Von Willebrand Disease Diagnosis

By Dr Liji Thomas, MD

The condition known as von Willebrand disease is caused by a deficiency in the quantity or quality of von Willebrand factor (vWF), which is a key component of the coagulation cascade.

Diagnosis starts with eliciting a personal or family history of abnormal bleeding along with diagnostic test results. This should be the basis of suggesting further tests, since the practical usefulness of making a diagnosis of vWF may be low in dubious cases.

A history may be considered suggestive of abnormal bleeding if there are:

  • 3 or more symptoms of bleeding
  • A bleeding score (using any standard questionnaire) of 3 (males) or 5 (females). This is generated by summing the severity of all the bleeding symptoms reported by an individual followed by grading them on a predetermined scale. The questionnaire developed by the International Society for Hemostasis and Thrombosis is one frequently used in this assessment.

Primary tests

These tests include:

  • A total blood count, which includes:
    • hemoglobin (normal or low depending upon the severity of blood loss)
    • hematocrit (normal or low depending upon the severity of blood loss)
    • platelet count and morphology (usually normal, count low in type 2 vWD)
    • prothrombin time (usually normal)
    • activated partial thromboplastin time (normal or prolonged, the latter if FVIII levels are reduced)
    • fibrinogen (optional, usually normal)
    • thrombin time (optional, usually normal)
  • vWD profile:
    • vWF:RCo, a functional assay which tests for the ability of vWF to adhere to normal platelets in the presence of the antibiotic ristocetin, which acts as a cofactor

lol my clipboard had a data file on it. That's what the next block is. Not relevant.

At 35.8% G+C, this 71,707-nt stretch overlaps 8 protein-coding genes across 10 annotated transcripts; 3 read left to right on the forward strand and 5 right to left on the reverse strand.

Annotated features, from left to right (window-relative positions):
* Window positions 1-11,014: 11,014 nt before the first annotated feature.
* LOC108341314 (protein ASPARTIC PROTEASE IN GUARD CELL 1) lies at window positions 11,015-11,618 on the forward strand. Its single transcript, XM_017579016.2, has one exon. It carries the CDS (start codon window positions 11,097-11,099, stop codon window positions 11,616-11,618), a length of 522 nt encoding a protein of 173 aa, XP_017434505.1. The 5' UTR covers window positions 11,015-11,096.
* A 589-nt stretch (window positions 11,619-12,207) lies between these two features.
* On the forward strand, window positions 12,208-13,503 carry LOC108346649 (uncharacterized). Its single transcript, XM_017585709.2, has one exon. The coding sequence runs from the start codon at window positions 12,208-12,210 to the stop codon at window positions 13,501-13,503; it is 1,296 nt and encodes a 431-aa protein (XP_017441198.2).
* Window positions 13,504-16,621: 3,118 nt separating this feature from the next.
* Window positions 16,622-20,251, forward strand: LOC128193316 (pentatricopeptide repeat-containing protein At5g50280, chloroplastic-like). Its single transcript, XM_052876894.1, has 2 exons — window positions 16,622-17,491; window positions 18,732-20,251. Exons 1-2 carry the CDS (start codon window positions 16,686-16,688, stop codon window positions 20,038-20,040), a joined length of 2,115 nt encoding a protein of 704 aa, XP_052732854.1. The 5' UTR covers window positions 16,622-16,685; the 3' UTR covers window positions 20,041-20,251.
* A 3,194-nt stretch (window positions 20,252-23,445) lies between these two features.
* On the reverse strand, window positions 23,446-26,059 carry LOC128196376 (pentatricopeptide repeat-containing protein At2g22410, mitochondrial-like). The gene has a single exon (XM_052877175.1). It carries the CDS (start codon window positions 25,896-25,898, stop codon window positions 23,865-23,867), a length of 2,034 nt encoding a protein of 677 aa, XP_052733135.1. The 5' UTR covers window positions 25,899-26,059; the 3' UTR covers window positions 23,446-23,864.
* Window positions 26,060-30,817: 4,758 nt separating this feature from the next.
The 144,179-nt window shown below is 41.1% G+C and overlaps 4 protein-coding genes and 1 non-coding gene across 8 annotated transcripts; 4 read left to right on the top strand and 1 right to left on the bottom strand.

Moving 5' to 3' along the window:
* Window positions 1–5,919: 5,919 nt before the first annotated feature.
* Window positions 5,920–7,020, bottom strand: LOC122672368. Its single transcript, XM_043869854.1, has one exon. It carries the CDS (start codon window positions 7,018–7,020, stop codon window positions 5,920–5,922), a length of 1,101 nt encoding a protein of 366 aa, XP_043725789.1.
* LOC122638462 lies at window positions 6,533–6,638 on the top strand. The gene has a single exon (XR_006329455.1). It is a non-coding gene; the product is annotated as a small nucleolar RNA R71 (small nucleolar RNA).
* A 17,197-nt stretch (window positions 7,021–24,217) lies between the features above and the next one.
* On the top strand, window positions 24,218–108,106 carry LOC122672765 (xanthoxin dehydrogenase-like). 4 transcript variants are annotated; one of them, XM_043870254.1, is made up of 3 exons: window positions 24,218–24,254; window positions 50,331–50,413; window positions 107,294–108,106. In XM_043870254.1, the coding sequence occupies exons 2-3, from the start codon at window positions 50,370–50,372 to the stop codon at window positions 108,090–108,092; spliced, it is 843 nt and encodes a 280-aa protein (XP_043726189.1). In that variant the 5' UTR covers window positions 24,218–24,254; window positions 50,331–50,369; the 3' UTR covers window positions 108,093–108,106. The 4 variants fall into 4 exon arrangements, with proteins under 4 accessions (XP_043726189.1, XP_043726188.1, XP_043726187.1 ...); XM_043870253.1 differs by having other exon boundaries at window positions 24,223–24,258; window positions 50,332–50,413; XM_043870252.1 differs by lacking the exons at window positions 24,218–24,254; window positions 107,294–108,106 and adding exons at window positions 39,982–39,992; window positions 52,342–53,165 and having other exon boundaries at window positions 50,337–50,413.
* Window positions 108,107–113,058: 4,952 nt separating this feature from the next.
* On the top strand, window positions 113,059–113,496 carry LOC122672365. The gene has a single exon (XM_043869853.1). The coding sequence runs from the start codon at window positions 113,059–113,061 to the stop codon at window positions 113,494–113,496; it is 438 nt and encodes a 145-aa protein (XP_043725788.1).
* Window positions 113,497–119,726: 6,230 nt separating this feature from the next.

• vWF:Ag which assays the amount of reduced vWF antigen in plasma, using enzyme-linked immunosorbent assay (ELISA) or latex immunoassay (LIA)
    • FVIII:C which tests the coagulant activity of factory VIII, which depends on the normal carrier activity of vWF
  • ABO blood grouping – in type O individuals, levels of both vWF:Ag and vWF:RCo are normally much lower than average, when compared with other blood types, making it more difficult to diagnose vWF in this blood group

Specialized coagulation tests

Once the diagnosis is confirmed, additional tests may be done such as:

  • vWF multimer analysis for assigning the type and subtype of the disease, depending on the size and distribution of multimers. SDS-agarose electrophoresis is used to differentiate low, intermediate and high molecular weight multimers and oligomers of vWF subunits. High molecular weight multimers are reduced or absent in types 2A and 2B.
  • vWF:CBA, which assays the collagen binding activity of vWF. This in turn depends on the presence of larger multimers which bind collagen more avidly, and helps differentiate the subtypes. It may also be caused by a defect in collagen binding.
  • vWF:FVIIIB, which is a test to measure the ability of vWF to bind to factor VIII, preventing its rapid catabolism and maintaining normal FVIII levels. This is low or absent in type 2N.
  • RIPA, or ristocetin-induced platelet aggregation, which occurs only in type 2 or platelet-type (or pseudo-) vWD at low concentrations of ristocetin.

Factor VIII levels are usually higher than vWF levels in type 1 vWD, and may be normal. FVIII is 2-3 times higher than vWF in type 2, except in type 2N, in type 3, it is very low, less than 10 IU/dL.

Molecular diagnosis

The molecular diagnosis of vWD does not usually require the characterization of the exact mutation. The gene which codes for this protein is on chromosome 12p13.2, and is a large 178 kb gene with 52 exons. Mutations in exon 28 have been identified in type 2A and 2B. These mutations code for the reactive region of the vWF subunit that binds to platelet glycoprotein Ib (GPIb). Mutation analysis helps to differentiate various subtypes of type 2 vWD.
However, the identification of the mutation that causes type 2N disease is important because it enables us to rule out the carrier state for hemophilia A, and is thus useful in genetic counseling. Type 2N is inherited in an autosomal recessive manner and vWF mutations are present, unlike normal vWF genes and an X-linked inheritance in hemophilia A.

In type 2B again, identification of the exact defect is important to distinguish it from a similar-appearing platelet-defect induced vWD which is due to mutations in the GP1BA gene.

References

Further Reading

Last Updated: Mar 27, 2016

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